It is a truth universally acknowledged by English PhDs that Daniel Deronda, though penned by the greatest novelist of the English language, is a radical failure. It is similarly if not as universally acknowledged by English professors the world over that it is not the lovely and inspired Gwendolyn Harleth—the first and gentilic of the novel’s protagonists—who ruins Eliot’s final foray into literature, but rather, the insipid plot which revolves around the question of whether a young man is Jewish so that he can marry a suicidal Jewess. How the great George Eliot could have mistaken this second plot for literature, how she could have placed Gwendolyn Harleth—a character so fatally yet so compellingly flawed—in the same novel as Daniel Deronda, Mirah Lapidoth, and the scroll-encrusted “prophet” Mordechai, is a fact that has inspired much critical ink to be spilled, including an inspired essay by the great critic F.R. Leavis in the London Review of Books in which he proposes cutting out the entire Zionist “Deronda ethos”—“the less we are reminded of the Hebraising background, the better,” writes Leavis.
Don’t get me wrong. After centuries of Shylocks and Fagins and Jews of Malta and vampires (thinly veiled caricatures of Jews in the 19th century, with their Old World traditions and foods, Transylvanian accents, and that whole sucking blood thing), it’s nice to read a book in which someone is longing to find out they are Jewish, especially since he is the handsomest and the nicest and the smartest. This fantasy, however, must surely fill any Jew with disgust for its sentimentality, its abnegation of the novelist’s job to produce complexity and reveal truth. I’m not saying it’s impossible to find a Jewish man who is beautiful and good and smart (though they seem to be few and far between these days; am I right, ladies?), but rather, that no fictional character should be described with such abandon, let off the hook of being real, especially no fictional character with the good fortune of being in the same book as Gwendolyn Harleth. In Leavis’ words, the whole Jewish milieu of the book is “insufferable. A certain astringency,” he went on, “is seldom far away in the art of the great George Eliot: there is no astringency at all in the treatment of Deronda and the Deronda world.”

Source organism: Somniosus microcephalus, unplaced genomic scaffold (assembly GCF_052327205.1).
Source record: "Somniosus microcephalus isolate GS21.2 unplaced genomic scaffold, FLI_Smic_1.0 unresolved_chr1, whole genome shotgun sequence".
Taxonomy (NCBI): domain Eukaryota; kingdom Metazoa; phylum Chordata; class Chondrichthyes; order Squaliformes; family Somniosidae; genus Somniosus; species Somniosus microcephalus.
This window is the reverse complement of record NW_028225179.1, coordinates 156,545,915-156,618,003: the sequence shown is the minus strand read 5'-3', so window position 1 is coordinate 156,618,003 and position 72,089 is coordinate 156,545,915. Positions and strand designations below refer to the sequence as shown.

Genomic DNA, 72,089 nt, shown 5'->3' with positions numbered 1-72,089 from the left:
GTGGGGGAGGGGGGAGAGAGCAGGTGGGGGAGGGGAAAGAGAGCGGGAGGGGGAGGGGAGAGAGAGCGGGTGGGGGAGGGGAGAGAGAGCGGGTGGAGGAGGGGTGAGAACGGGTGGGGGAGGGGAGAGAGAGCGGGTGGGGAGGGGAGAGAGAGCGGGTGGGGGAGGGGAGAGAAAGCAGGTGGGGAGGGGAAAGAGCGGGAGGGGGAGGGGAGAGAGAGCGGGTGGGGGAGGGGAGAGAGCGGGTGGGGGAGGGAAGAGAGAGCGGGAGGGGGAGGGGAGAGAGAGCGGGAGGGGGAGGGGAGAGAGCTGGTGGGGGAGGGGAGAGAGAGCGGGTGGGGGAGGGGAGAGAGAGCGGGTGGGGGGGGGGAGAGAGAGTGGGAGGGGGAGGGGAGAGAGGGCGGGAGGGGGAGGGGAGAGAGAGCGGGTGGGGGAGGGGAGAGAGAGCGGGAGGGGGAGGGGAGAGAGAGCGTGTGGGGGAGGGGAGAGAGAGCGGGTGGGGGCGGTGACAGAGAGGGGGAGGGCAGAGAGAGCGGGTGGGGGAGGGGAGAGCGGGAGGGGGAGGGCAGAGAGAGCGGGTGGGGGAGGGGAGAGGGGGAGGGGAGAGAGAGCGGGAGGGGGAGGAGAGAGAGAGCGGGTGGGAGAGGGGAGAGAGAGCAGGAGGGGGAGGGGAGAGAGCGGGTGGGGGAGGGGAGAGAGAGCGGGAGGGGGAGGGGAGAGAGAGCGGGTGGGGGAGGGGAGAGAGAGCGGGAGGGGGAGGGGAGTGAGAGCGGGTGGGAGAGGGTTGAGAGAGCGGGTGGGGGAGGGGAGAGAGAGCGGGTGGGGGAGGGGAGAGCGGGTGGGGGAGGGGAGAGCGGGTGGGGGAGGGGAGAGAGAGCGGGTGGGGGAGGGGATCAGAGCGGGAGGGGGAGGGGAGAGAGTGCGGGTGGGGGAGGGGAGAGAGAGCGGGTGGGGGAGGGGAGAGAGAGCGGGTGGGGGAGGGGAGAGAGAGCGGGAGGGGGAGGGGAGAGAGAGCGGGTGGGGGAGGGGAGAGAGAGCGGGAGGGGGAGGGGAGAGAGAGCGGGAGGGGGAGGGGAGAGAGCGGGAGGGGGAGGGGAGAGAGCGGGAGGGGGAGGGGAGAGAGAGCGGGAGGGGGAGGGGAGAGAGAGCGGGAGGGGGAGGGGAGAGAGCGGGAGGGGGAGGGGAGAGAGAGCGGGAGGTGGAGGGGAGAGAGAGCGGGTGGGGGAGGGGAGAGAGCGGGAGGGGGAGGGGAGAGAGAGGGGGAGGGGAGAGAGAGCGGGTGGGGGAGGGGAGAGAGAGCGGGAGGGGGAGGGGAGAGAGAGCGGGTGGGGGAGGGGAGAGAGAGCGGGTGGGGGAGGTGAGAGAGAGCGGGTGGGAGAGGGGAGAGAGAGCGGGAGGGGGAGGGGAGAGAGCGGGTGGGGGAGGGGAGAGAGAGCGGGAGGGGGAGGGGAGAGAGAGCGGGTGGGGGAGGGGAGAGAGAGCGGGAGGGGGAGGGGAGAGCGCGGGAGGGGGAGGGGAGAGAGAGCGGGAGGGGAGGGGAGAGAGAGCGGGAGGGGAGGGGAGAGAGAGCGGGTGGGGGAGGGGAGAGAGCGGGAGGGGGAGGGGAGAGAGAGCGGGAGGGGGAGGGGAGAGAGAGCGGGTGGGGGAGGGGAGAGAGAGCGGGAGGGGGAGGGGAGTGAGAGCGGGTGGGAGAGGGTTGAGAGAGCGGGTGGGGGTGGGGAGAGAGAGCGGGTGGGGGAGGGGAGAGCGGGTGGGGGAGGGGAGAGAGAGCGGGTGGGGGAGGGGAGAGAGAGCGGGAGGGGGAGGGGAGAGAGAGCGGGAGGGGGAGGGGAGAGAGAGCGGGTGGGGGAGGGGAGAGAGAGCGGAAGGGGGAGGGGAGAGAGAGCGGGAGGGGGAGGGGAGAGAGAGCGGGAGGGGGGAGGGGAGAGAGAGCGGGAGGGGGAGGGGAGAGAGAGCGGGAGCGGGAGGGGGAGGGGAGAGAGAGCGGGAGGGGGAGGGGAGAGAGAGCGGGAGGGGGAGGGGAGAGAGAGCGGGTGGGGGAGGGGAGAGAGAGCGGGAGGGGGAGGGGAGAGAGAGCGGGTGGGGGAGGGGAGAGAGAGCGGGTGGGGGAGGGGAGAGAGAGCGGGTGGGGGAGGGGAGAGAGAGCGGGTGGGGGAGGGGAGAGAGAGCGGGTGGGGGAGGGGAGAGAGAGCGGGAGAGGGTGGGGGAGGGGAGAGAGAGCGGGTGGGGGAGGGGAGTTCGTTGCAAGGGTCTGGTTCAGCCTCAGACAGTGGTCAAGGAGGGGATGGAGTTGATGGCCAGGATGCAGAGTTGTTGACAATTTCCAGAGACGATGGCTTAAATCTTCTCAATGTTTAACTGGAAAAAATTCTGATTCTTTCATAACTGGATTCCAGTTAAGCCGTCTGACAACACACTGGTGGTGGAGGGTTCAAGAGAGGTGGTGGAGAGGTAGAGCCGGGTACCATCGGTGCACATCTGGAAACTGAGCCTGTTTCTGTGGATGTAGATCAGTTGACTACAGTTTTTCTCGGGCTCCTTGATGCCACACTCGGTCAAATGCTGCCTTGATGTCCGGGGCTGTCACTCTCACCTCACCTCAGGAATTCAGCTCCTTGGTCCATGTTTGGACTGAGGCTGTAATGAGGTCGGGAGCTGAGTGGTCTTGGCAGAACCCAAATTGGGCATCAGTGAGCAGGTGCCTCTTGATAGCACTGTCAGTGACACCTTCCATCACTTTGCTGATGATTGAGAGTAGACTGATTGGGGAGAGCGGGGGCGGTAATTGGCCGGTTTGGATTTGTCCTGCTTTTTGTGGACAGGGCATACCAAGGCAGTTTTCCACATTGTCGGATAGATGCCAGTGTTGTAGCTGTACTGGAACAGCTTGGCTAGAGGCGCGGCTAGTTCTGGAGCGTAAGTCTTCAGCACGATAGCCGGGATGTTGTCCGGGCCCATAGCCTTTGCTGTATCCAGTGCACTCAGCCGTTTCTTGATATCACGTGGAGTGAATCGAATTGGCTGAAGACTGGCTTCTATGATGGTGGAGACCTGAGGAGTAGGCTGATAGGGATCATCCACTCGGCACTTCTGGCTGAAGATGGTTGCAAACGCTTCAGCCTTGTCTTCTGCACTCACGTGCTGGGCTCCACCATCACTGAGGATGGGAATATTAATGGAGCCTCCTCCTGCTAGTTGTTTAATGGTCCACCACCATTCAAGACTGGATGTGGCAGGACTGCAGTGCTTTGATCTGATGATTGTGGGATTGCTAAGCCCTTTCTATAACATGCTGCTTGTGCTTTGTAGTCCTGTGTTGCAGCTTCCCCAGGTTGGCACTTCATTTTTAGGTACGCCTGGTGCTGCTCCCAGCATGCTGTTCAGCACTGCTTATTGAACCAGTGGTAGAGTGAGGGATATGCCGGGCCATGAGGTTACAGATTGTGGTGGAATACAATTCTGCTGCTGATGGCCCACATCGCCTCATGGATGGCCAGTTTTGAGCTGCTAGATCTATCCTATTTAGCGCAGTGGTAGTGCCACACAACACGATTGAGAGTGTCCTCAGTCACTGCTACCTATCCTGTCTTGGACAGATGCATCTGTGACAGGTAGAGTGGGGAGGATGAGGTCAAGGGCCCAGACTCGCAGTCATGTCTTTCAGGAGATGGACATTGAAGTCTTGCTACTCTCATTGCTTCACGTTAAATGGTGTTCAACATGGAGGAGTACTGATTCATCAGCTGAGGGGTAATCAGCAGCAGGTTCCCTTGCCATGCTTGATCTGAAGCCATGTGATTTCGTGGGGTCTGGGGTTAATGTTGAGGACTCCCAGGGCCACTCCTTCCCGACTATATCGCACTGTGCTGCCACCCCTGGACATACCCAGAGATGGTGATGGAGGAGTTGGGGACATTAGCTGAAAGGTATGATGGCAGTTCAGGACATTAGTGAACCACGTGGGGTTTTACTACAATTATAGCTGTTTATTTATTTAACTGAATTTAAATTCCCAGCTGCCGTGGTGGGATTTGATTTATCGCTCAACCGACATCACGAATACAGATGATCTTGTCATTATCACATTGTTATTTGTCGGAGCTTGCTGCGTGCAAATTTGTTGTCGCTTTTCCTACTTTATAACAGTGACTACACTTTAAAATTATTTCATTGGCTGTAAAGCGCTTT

Deronda plays the confessor to Gwendolyn—one of literature’s most compelling characters—and then drops her for the black-eyed, empty-headed Mirah who he rescues from trying to drown herself. Deronda the Good likes himself a fixer-upper; in Eliot’s words, “persons attracted him in proportion to the possibility of his defending them, rescuing them, telling upon their lives with some sort of redeeming influence.” So he tosses aside Gwendolyn, who he could never love because she is apparently too complex and too self-sufficient, and goes for the drowning girl.
While Eliot’s framing of Jews as a kind of messianic, mystical tribe is commendable for the time period in which she was writing, her compassion and idealism sank her last book into unrecognizable tripe. I recommend Middlemarch for a novel that will change the way you relate to the world, make you both a better person and a worse one, unable to forgive your own little foibles or hide them from yourself any longer—after which it will be impossible to ever enjoy Daniel Deronda.